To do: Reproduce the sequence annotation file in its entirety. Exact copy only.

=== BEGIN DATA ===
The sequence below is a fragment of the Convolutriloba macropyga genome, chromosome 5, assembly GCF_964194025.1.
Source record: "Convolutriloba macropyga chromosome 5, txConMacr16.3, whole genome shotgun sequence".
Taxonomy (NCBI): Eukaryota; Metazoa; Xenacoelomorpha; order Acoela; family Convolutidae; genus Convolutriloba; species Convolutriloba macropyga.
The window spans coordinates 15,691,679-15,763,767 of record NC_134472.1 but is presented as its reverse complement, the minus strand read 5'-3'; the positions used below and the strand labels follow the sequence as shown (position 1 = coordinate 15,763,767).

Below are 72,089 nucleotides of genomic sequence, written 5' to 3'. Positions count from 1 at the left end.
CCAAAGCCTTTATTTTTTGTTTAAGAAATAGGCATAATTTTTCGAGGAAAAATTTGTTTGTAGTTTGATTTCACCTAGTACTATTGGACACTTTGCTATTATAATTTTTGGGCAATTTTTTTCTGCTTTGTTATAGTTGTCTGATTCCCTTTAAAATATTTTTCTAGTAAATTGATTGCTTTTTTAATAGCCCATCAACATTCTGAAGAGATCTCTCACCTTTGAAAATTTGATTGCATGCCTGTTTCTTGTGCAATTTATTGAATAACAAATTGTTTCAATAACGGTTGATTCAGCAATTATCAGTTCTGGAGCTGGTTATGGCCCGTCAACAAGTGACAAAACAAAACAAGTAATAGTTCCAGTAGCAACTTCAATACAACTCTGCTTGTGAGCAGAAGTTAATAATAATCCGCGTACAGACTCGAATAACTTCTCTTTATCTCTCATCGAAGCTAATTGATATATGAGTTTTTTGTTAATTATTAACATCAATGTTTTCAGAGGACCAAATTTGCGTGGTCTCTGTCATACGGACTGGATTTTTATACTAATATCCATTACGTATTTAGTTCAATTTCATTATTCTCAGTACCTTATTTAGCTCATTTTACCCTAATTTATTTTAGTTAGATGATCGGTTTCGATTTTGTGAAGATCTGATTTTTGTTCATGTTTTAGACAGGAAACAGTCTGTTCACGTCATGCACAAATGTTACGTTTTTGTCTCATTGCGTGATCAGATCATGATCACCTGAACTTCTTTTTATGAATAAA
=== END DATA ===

The sequence below is a fragment of the Convolutriloba macropyga genome, chromosome 5, assembly GCF_964194025.1.
Source record: "Convolutriloba macropyga chromosome 5, txConMacr16.3, whole genome shotgun sequence".
Taxonomy (NCBI): Eukaryota; Metazoa; Xenacoelomorpha; order Acoela; family Convolutidae; genus Convolutriloba; species Convolutriloba macropyga.
The window spans coordinates 15,691,679-15,763,767 of record NC_134472.1 but is presented as its reverse complement, the minus strand read 5'-3'; the positions used below and the strand labels follow the sequence as shown (position 1 = coordinate 15,763,767).

Below are 72,089 nucleotides of genomic sequence, written 5' to 3'. Positions count from 1 at the left end.
CCAAAGCCTTTATTTTTTGTTTAAGAAATAGGCATAATTTTTCGAGGAAAAATTTGTTTGTAGTTTGATTTCACCTAGTACTATTGGACACTTTGCTATTATAATTTTTGGGCAATTTTTTTCTGCTTTGTTATAGTTGTCTGATTCCCTTTAAAATATTTTTCTAGTAAATTGATTGCTTTTTTAATAGCCCATCAACATTCTGAAGAGATCTCTCACCTTTGAAAATTTGATTGCATGCCTGTTTCTTGTGCAATTTATTGAATAACAAATTGTTTCAATAACGGTTGATTCAGCAATTATCAGTTCTGGAGCTGGTTATGGCCCGTCAACAAGTGACAAAACAAAACAAGTAATAGTTCCAGTAGCAACTTCAATACAACTCTGCTTGTGAGCAGAAGTTAATAATAATCCGCGTACAGACTCGAATAACTTCTCTTTATCTCTCATCGAAGCTAATTGATATATGAGTTTTTTGTTAATTATTAACATCAATGTTTTCAGAGGACCAAATTTGCGTGGTCTCTGTCATACGGACTGGATTTTTATACTAATATCCATTACGTATTTAGTTCAATTTCATTATTCTCAGTACCTTATTTAGCTCATTTTACCCTAATTTATTTTAGTTAGATGATCGGTTTCGATTTTGTGAAGATCTGATTTTTGTTCATGTTTTAGACAGGAAACAGTCTGTTCACGTCATGCACAAATGTTACGTTTTTGTCTCATTGCGTGATCAGATCATGATCACCTGAACTTCTTTTTATGAATAAA